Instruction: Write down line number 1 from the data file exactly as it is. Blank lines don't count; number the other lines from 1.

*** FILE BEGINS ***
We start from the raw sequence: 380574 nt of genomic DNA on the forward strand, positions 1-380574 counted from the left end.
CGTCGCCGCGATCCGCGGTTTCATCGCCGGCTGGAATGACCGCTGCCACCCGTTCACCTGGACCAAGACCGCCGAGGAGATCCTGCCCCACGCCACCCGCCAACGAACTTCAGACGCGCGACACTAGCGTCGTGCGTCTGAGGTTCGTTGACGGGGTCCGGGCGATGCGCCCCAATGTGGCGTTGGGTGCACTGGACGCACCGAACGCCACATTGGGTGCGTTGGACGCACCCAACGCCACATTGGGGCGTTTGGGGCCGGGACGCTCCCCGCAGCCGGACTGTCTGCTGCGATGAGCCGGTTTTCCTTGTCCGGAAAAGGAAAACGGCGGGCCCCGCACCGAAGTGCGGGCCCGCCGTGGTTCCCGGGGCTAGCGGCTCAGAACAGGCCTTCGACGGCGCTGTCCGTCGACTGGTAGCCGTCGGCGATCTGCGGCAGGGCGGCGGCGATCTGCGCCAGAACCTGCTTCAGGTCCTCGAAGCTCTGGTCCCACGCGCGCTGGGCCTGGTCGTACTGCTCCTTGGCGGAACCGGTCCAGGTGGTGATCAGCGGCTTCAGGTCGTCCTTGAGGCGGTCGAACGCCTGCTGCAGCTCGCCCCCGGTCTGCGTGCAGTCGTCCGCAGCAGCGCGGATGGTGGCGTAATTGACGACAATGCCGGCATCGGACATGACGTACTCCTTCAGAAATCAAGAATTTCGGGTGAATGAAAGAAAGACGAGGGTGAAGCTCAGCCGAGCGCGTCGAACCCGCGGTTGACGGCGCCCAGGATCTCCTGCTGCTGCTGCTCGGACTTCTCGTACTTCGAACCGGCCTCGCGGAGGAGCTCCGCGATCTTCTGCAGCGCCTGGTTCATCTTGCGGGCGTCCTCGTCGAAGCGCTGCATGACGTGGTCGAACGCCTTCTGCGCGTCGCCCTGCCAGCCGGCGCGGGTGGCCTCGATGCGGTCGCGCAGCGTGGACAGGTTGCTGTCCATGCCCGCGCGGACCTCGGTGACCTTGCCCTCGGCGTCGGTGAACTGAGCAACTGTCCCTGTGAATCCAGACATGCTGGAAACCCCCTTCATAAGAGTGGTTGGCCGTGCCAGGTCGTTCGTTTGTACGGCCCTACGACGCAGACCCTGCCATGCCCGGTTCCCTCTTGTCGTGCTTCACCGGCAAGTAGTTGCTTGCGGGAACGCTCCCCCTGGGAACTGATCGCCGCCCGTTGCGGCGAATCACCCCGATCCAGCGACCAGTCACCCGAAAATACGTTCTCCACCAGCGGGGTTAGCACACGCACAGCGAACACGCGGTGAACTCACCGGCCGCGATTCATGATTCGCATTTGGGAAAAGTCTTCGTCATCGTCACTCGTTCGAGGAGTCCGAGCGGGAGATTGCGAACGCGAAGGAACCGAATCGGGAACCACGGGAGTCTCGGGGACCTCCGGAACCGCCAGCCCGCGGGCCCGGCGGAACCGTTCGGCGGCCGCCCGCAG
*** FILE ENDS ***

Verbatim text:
We start from the raw sequence: 380574 nt of genomic DNA on the forward strand, positions 1-380574 counted from the left end.